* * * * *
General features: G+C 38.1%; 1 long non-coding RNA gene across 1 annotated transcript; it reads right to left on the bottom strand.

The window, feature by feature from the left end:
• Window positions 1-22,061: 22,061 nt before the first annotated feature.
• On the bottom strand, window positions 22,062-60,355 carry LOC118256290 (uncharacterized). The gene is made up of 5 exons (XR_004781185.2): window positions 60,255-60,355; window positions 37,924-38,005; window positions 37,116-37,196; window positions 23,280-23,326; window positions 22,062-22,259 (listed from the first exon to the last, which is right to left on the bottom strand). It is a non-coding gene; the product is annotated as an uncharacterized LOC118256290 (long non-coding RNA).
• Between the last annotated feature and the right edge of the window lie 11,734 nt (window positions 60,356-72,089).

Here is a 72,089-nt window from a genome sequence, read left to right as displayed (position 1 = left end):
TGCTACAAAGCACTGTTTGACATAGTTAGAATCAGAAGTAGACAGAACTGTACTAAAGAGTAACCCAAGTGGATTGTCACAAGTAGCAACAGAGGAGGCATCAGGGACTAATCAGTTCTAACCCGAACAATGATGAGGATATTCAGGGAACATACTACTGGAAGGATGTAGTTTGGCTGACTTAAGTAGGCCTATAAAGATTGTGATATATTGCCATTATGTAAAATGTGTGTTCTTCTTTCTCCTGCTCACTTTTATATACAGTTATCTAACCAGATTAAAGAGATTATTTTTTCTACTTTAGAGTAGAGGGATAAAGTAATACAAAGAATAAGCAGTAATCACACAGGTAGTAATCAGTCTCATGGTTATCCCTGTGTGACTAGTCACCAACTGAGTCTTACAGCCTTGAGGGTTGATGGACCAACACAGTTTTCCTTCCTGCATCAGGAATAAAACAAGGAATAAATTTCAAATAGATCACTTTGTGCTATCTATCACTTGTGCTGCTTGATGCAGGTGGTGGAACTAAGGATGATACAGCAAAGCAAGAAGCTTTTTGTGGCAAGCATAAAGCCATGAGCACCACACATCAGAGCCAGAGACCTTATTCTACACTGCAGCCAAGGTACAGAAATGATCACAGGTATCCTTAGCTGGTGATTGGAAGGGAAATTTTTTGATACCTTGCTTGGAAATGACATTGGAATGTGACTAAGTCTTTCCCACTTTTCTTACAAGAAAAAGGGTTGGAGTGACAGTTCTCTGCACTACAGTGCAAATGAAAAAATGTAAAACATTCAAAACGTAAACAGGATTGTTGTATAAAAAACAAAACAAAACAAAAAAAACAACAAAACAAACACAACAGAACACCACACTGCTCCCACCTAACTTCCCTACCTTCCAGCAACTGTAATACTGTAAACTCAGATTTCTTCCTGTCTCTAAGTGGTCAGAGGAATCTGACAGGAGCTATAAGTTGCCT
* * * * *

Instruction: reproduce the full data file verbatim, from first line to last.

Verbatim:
General features: G+C 38.1%; 1 long non-coding RNA gene across 1 annotated transcript; it reads right to left on the bottom strand.

The window, feature by feature from the left end:
• Window positions 1-22,061: 22,061 nt before the first annotated feature.
• On the bottom strand, window positions 22,062-60,355 carry LOC118256290 (uncharacterized). The gene is made up of 5 exons (XR_004781185.2): window positions 60,255-60,355; window positions 37,924-38,005; window positions 37,116-37,196; window positions 23,280-23,326; window positions 22,062-22,259 (listed from the first exon to the last, which is right to left on the bottom strand). It is a non-coding gene; the product is annotated as an uncharacterized LOC118256290 (long non-coding RNA).
• Between the last annotated feature and the right edge of the window lie 11,734 nt (window positions 60,356-72,089).

Here is a 72,089-nt window from a genome sequence, read left to right as displayed (position 1 = left end):
TGCTACAAAGCACTGTTTGACATAGTTAGAATCAGAAGTAGACAGAACTGTACTAAAGAGTAACCCAAGTGGATTGTCACAAGTAGCAACAGAGGAGGCATCAGGGACTAATCAGTTCTAACCCGAACAATGATGAGGATATTCAGGGAACATACTACTGGAAGGATGTAGTTTGGCTGACTTAAGTAGGCCTATAAAGATTGTGATATATTGCCATTATGTAAAATGTGTGTTCTTCTTTCTCCTGCTCACTTTTATATACAGTTATCTAACCAGATTAAAGAGATTATTTTTTCTACTTTAGAGTAGAGGGATAAAGTAATACAAAGAATAAGCAGTAATCACACAGGTAGTAATCAGTCTCATGGTTATCCCTGTGTGACTAGTCACCAACTGAGTCTTACAGCCTTGAGGGTTGATGGACCAACACAGTTTTCCTTCCTGCATCAGGAATAAAACAAGGAATAAATTTCAAATAGATCACTTTGTGCTATCTATCACTTGTGCTGCTTGATGCAGGTGGTGGAACTAAGGATGATACAGCAAAGCAAGAAGCTTTTTGTGGCAAGCATAAAGCCATGAGCACCACACATCAGAGCCAGAGACCTTATTCTACACTGCAGCCAAGGTACAGAAATGATCACAGGTATCCTTAGCTGGTGATTGGAAGGGAAATTTTTTGATACCTTGCTTGGAAATGACATTGGAATGTGACTAAGTCTTTCCCACTTTTCTTACAAGAAAAAGGGTTGGAGTGACAGTTCTCTGCACTACAGTGCAAATGAAAAAATGTAAAACATTCAAAACGTAAACAGGATTGTTGTATAAAAAACAAAACAAAACAAAAAAAACAACAAAACAAACACAACAGAACACCACACTGCTCCCACCTAACTTCCCTACCTTCCAGCAACTGTAATACTGTAAACTCAGATTTCTTCCTGTCTCTAAGTGGTCAGAGGAATCTGACAGGAGCTATAAGTTGCCT